Do you know what your superpower is?
If not, you're not alone. Few of us have stepped outside of the usual sway of self-criticism long enough to get in touch of our superpower.
Nevertheless, we all have at least one. We all have at least one thing that we naturally bring to the world around us that makes the world a better place.
The problem for many of us is that our superpower hides in places we never think to look.
Here are three common places where unidentified superpowers hide. See if you can discover where yours is hiding!
Hiding in plain sight
One superpower is very often something that naturally flows from who we are and is such an intrinsic part of us that we tend to take it for granted.
It's likely something totally and completely obvious to everyone around us, but we are blind to it because it's not something we have to work at doing. Expressing this kind of superpower will have a naturalness and ease to it because it is part of your authentic nature.
Instead of recognizing it as the superpower it is, we just assume that everyone must do this just as effortlessly as we do, and we therefore devalue it because it comes so easily to us.
It could be the way we encourage people, the generous way we give of our time and resources, our ability to see beneath the surface of the people around us, our practical skills that help others with life's challenges, our way of listening deeply, or the peaceful space we carry with us into the world.
These are all superpowers that make the world a better place, and we can expand their impact by intentionally making use of them as the superpowers they are.
To look for this kind of superpower hidden in plain sight, think about the kinds of things that people frequently comment on about the way you operate in the world.
Do people often remark on your organizational skills? Your gentle way of encouragement? Your loyalty to those you love? Your strength in being true to yourself?
You may also find this kind of superpower in the kinds of requests for help that you frequently get from others. What skills do you have that others often need?
Do people come to you when they need someone to listen? When they need practical help solving a problem? When they need someone to help them fight for justice?
Embracing the superpowers that are hiding in plain sight in your life will allow you to make the best use of them in the world around you.
Hiding in our shadow
The second place our superpowers often hide is in our shadow, the parts of ourselves that we have been conditioned to repress.
It could be that our superpower is one that makes others uncomfortable, so we've learned to hide and repress it as if it is something shameful.
For example, if your superpower is a gift for intuitive knowing of things that makes some people uncomfortable because you see too much of what they wish to hide, so you've learned to dull your vision or ignore what you know.
Or perhaps your empathic sensitivity to the emotions of others has been derided as being overly emotional, so you've learned to hide that sensitive side of yourself behind thick walls that hide this superpower from view.
The challenge here is that every strength has its corresponding weakness when it is expressed in an out of balance way.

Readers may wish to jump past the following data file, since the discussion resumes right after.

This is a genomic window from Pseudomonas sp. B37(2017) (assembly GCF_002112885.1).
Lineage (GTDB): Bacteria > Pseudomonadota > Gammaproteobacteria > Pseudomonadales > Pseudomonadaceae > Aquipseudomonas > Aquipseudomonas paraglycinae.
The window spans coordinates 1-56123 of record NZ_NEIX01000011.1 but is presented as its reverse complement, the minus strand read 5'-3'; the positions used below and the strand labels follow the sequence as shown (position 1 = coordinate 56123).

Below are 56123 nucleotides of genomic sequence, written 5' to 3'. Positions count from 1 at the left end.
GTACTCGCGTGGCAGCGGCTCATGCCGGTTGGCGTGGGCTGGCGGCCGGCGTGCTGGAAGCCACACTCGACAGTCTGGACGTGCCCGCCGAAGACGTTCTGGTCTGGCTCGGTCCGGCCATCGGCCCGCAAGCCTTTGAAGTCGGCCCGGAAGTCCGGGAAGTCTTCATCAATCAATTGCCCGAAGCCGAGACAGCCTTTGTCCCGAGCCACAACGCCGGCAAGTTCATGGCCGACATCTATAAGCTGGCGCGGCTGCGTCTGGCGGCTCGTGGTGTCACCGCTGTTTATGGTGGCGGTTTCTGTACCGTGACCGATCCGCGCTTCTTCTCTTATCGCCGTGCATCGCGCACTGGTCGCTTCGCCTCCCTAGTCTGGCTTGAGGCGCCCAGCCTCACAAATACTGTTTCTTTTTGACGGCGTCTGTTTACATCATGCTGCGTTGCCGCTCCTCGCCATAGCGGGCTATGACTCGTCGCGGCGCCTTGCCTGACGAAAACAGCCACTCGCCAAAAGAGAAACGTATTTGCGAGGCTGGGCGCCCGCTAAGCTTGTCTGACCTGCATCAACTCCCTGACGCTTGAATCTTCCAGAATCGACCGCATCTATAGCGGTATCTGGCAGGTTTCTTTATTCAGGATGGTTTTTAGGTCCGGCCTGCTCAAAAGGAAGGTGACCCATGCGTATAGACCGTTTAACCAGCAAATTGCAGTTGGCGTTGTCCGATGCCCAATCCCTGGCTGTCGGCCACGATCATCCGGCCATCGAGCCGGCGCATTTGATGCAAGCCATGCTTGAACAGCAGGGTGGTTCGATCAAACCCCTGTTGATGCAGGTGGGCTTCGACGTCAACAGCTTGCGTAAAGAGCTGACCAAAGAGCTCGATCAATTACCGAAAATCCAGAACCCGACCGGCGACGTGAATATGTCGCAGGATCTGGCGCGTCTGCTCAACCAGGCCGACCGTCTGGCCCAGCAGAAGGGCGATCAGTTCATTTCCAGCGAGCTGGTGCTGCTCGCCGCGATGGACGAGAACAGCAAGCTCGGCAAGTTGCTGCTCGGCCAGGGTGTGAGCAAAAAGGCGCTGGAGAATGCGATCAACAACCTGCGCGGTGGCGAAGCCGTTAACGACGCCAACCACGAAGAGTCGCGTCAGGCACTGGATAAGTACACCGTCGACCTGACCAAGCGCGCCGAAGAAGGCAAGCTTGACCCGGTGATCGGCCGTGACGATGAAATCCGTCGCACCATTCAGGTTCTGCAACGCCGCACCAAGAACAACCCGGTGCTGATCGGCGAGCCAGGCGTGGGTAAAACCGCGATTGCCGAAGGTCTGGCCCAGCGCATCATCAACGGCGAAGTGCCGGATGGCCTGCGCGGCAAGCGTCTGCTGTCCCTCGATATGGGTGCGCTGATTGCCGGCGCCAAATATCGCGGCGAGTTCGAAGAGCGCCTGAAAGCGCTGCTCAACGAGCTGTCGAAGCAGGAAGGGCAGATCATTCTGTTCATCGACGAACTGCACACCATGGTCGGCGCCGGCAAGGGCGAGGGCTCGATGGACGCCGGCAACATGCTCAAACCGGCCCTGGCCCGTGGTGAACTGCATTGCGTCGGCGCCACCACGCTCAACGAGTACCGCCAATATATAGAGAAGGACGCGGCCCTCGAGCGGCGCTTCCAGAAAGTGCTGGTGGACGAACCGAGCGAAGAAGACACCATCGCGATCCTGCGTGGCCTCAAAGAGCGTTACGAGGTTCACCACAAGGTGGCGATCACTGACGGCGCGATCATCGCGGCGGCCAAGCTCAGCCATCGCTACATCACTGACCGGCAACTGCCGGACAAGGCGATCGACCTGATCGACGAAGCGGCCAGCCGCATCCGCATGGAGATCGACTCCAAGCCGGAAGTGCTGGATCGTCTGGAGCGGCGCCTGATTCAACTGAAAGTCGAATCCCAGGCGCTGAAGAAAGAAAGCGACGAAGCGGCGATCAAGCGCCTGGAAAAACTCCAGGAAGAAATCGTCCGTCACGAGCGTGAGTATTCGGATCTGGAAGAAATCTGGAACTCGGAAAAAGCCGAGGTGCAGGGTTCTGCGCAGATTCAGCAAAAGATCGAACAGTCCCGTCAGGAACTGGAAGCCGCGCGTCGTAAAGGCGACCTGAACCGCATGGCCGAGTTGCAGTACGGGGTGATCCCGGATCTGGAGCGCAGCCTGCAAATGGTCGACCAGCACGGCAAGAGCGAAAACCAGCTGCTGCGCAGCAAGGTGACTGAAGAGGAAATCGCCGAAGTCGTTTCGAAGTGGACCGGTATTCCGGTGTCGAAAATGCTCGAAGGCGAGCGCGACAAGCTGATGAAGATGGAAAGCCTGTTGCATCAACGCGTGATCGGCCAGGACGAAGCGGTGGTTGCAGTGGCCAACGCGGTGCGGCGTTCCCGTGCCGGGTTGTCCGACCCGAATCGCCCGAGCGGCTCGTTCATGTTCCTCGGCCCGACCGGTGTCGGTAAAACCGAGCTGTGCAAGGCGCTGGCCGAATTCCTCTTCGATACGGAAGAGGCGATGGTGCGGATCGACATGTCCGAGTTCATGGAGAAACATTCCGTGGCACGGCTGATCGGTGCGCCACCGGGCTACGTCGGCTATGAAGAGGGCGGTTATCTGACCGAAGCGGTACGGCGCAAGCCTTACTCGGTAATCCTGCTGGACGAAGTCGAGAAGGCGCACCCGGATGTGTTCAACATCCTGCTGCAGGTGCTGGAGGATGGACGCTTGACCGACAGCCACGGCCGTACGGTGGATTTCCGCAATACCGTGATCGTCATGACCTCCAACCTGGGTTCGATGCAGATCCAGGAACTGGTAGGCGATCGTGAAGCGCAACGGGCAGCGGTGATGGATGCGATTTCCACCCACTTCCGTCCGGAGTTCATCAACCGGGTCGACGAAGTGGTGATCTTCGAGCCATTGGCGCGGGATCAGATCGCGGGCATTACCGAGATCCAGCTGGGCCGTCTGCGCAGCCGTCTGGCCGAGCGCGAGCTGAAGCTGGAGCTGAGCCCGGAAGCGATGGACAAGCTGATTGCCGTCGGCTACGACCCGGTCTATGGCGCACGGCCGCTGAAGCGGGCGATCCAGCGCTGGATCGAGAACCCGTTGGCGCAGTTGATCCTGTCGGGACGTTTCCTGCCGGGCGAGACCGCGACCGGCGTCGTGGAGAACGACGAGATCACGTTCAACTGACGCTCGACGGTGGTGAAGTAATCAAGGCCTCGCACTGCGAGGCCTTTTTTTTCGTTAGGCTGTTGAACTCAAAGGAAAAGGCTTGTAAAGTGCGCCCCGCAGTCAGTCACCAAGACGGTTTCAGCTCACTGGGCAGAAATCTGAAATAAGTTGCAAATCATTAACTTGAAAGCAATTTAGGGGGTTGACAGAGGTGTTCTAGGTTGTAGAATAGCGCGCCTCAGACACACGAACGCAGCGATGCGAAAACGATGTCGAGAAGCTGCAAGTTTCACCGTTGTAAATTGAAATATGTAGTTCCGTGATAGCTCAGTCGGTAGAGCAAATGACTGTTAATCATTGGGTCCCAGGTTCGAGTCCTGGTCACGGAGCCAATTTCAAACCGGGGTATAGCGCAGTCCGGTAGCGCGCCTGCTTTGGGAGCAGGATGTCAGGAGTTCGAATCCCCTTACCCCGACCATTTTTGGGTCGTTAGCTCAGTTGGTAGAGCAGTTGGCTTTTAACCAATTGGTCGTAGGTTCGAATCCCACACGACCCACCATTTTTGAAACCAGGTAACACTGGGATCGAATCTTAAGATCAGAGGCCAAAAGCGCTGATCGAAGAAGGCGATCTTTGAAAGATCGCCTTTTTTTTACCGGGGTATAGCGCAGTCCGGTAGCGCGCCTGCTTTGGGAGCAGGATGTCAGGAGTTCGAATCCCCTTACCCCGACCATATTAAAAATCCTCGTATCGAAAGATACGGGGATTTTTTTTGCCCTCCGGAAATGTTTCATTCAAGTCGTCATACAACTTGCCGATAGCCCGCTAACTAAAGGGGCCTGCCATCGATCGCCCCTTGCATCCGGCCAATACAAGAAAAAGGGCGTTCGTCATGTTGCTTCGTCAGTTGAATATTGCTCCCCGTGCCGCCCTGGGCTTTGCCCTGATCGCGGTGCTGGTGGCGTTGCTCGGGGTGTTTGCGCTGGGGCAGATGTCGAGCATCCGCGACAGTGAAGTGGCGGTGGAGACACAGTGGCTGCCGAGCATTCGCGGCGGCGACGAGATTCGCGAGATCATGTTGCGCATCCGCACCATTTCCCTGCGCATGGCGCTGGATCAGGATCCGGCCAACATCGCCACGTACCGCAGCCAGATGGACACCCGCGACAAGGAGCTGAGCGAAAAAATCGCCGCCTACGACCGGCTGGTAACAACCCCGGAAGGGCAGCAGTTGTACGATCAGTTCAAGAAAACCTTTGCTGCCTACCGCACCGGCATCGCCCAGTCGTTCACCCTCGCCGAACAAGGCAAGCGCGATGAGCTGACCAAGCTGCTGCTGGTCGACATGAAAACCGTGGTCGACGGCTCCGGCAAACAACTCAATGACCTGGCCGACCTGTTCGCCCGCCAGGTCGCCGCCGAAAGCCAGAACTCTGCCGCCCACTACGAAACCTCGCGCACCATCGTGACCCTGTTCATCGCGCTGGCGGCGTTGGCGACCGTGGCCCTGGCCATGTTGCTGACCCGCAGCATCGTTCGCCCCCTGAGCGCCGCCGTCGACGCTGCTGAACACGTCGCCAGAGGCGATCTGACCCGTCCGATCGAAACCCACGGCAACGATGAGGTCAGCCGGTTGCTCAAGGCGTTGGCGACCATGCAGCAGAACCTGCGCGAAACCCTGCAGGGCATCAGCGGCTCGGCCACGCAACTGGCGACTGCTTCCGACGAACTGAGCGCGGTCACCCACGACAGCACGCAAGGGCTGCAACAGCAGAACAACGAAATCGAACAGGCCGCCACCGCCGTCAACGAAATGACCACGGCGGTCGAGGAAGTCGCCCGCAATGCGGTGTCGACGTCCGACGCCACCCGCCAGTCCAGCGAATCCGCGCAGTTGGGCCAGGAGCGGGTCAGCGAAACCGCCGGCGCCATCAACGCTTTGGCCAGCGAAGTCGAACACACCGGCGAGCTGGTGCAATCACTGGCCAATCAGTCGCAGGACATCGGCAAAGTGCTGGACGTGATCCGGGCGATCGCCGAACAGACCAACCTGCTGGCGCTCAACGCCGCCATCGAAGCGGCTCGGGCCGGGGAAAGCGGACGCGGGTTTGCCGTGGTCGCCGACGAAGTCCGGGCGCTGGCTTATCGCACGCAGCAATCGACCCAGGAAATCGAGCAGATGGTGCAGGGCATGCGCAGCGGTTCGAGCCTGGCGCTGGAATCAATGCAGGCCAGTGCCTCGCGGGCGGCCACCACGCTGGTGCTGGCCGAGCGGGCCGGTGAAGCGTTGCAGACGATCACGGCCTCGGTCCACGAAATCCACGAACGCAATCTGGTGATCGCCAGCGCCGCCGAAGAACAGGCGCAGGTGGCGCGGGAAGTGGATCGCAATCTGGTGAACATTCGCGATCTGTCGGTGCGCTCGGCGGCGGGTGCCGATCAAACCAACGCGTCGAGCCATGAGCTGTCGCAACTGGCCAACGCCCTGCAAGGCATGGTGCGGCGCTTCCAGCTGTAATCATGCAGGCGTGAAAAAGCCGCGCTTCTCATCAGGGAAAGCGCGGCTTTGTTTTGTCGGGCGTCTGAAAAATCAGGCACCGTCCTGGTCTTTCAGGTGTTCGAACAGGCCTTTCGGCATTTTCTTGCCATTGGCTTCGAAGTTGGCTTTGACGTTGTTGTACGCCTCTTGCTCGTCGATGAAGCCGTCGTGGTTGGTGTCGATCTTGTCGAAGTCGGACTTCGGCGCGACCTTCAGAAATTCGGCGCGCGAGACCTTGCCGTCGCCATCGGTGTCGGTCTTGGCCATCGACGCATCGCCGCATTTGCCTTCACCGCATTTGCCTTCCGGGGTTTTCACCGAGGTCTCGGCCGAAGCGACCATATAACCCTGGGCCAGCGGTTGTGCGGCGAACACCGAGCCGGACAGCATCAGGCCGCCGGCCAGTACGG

When we hide those parts of ourselves that are unappreciated or criticized, we often bring out the shadow side of these gifts without the benefits. This makes it very hard to see the superpower hidden away in the shadow.
What parts of yourself are you most critical of (or have others been most critical of)? What parts of yourself do you tend to repress or hide?
Those are likely shadow versions of your superpower. Explore ways that these traits can be transformed into positive gifts to the world through expressing them differently, bringing them into balance, or using them with greater intentionality.
For example, if you are often accused of being over-sensitive, how could that sensitivity be transformed into something that brings healing?
Hiding in our scars
The third place our superpowers often hide is in our scars.
As we heal our own wounds that life gives to all of us, the healing process itself brings our dormant gifts for the healing of others to life. But the fact that we associate those gifts with our deepest wounds may cause us to avoid expressing those gifts because we are ashamed of the wounds that fostered them.
In reality, our scars—which indicate the places we have healed—are a source of gold we have to share with others.
It is those who have been broken and are able to celebrate their healed wounds as sources of beauty and treasure that people are most drawn to. Their healed wounds shine out encouragement and healing to the rest of us.
Explore those places in your life where you have experienced the deepest wounding, be it grief, loss, pain, persecution, betrayal or some other form of brokenness. Look at what that experience has taught you as you have healed from it.
How has it made you a better person? How can you make use of what you have experienced to bring healing to others who may be experiencing similar wounds?
That gold your discover in your scars is another superpower you have to offer to the world. By embracing your scars and the healing that they attest to, you gain access to using that superpower much more effectively.
Discovering your superpower
Can you imagine a world where we all embraced our superpowers and consciously and intentionally used them to serve those around us? What a difference that would make!
I challenge you to spend time discovering your own superpowers and putting them to use. Be a part of transforming of your piece of this world to a better one.
What superpowers do you find hiding in plain sight, in your shadow, and in your scars? How can you make better use of those superpowers to make your world a better place?
I'd love to hear from you about what you discover!